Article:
Employees are protected from discrimination in the workplace due to mental (or physical) illness. As part of this protection, employers are obliged to make adjustments to a person’s job or working environment to reduce the impact of a person’s health condition on their ability to work, and to ensure they are getting the right support. Often, simple workplace adjustments can allow people with mental health conditions to continue living healthy and productive lives. (‘Reasonable’ means an adjustment that is effective for the employee without being too disruptive, costly or impractical for the employer to provide.)
Making workplace adjustments to allow a person experiencing mental health problems to stay in work is important for a number of reasons:
1. The Equality Act 2010 states that employers have a duty to make reasonable adjustments for people with disabilities in order to ensure that they have the same access to everything that involves gaining or keeping employment as a non-disabled person. (Whilst many people with mental health conditions might not consider themselves to be disabled, their condition might be considered a disability under the Equality Act 2010 if it has a serious impact on their day-to-day life over a long period.)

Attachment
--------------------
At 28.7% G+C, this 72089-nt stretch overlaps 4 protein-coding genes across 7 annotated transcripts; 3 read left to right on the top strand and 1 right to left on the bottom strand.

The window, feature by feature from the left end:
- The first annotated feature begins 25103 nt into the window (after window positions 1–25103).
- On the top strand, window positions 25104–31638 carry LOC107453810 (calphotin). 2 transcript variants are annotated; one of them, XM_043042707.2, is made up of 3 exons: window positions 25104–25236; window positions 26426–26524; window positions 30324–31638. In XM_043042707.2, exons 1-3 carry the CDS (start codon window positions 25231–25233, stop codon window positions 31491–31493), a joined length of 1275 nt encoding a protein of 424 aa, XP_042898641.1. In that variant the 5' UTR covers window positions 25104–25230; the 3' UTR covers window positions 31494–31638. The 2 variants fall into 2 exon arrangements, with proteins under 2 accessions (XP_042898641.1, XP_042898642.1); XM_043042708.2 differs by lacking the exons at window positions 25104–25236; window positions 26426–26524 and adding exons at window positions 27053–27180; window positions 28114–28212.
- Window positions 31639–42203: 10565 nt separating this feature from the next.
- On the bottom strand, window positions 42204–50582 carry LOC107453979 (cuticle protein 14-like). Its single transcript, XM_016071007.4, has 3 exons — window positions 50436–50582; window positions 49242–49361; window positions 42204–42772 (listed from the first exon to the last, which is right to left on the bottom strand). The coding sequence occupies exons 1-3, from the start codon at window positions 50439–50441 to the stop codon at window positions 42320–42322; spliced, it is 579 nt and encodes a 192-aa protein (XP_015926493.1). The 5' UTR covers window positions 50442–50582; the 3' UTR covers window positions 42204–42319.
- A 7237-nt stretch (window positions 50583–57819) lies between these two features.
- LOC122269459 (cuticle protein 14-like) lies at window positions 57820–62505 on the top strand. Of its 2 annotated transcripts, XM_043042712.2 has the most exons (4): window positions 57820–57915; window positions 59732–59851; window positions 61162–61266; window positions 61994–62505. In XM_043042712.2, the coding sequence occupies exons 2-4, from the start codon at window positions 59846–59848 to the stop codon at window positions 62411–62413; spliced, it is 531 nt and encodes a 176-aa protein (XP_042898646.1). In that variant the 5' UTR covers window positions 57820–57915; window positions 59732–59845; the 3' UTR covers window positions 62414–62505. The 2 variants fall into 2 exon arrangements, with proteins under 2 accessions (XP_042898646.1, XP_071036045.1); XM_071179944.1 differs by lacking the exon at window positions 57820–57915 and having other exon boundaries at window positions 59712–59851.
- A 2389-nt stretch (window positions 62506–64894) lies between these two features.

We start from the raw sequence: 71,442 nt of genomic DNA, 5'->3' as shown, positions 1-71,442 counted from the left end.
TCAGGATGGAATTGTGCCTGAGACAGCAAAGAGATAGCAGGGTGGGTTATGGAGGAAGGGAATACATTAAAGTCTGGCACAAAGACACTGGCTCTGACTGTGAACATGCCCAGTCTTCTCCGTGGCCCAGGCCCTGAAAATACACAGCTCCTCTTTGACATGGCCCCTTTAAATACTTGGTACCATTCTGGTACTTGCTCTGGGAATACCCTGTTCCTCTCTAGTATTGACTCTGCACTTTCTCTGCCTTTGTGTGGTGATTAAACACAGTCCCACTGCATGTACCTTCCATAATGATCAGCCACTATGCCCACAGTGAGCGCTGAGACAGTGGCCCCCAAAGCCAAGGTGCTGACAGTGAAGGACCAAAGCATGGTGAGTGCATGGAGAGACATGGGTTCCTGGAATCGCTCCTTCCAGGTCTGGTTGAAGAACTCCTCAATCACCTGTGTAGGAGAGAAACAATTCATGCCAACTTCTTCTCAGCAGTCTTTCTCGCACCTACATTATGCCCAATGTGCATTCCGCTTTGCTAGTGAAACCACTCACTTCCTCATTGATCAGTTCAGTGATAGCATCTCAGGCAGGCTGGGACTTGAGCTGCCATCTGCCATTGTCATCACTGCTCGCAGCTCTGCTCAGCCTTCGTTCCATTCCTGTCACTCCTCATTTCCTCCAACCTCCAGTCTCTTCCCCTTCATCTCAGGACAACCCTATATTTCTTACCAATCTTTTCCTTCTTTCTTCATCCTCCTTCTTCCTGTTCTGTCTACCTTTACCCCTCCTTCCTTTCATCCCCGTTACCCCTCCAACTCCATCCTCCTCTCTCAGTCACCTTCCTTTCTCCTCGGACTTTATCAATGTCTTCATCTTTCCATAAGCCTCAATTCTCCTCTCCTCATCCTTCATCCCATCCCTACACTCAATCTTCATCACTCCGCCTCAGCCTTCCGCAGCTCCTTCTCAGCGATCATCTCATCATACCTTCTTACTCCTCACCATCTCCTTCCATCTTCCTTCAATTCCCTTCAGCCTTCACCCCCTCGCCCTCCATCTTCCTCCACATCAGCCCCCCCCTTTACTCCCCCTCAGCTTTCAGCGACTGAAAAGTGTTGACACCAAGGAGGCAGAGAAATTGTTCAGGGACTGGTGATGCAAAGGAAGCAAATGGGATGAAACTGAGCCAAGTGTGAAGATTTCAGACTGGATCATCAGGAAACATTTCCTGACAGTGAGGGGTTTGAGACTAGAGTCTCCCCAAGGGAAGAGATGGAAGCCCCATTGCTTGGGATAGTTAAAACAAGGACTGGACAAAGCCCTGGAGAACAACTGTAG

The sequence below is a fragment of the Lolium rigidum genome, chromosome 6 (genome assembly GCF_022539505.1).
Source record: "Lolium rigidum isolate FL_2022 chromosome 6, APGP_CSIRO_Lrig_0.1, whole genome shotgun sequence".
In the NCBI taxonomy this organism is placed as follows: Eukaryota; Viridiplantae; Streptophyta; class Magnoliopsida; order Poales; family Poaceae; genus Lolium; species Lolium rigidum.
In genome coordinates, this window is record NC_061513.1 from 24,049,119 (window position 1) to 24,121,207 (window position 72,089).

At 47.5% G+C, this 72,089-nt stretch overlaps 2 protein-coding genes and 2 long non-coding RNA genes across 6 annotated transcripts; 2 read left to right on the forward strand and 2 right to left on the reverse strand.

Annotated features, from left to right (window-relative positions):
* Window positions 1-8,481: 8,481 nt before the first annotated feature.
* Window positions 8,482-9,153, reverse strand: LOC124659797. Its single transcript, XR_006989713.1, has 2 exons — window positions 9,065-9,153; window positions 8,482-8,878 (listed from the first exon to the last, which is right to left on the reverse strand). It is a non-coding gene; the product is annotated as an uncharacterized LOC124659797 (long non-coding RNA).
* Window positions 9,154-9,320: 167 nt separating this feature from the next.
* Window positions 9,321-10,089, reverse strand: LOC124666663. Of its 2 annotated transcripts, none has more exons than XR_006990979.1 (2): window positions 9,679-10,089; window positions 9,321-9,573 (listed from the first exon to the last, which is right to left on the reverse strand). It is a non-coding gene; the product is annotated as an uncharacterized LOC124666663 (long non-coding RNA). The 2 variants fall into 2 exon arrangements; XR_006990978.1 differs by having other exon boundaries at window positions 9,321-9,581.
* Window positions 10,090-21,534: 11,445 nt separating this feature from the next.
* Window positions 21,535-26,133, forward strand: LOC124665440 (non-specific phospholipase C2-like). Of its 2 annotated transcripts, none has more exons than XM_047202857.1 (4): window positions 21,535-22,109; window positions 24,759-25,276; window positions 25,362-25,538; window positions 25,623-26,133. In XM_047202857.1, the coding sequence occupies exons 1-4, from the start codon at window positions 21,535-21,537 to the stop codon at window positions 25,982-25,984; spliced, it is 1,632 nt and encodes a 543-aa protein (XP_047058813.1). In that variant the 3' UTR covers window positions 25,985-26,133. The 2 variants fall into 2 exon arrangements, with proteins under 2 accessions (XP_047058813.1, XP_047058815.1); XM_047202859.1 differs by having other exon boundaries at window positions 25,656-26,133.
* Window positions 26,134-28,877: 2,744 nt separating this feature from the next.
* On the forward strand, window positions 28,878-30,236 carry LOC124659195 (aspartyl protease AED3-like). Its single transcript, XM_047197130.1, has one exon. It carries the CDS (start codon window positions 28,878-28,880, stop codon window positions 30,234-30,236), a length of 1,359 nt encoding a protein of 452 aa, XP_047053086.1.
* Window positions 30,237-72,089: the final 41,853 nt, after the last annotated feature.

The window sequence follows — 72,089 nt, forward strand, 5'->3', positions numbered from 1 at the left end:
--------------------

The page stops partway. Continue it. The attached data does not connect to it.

2. From a business perspective, proactive management of employees’ mental and physical health can produce a range of benefits, including:
- reduction of sickness absence;
- greater staff engagement and productivity;
- reduced staff turnover;
- recruitment and costs.
Some examples of ‘reasonable adjustments’ include:
- taking a flexible approach to start/finish times and/or shift patterns;
- allowing the use of paid or unpaid leave for medical appointments;
- providing a quiet space for breaks away from the main workspace;
- offering a reserved parking space;
- increasing the frequency of supervision;
- supporting someone to prioritise their work;
- providing a job coach.
For more information on workplace adjustments for a person experiencing mental illness, see Rethink Mental Illness’s guide to the rights of a person experiencing mental illness at work. Alternatively, you can use the Fit for Work resources to find out more about supporting people in work with health conditions and helping with sickness absence.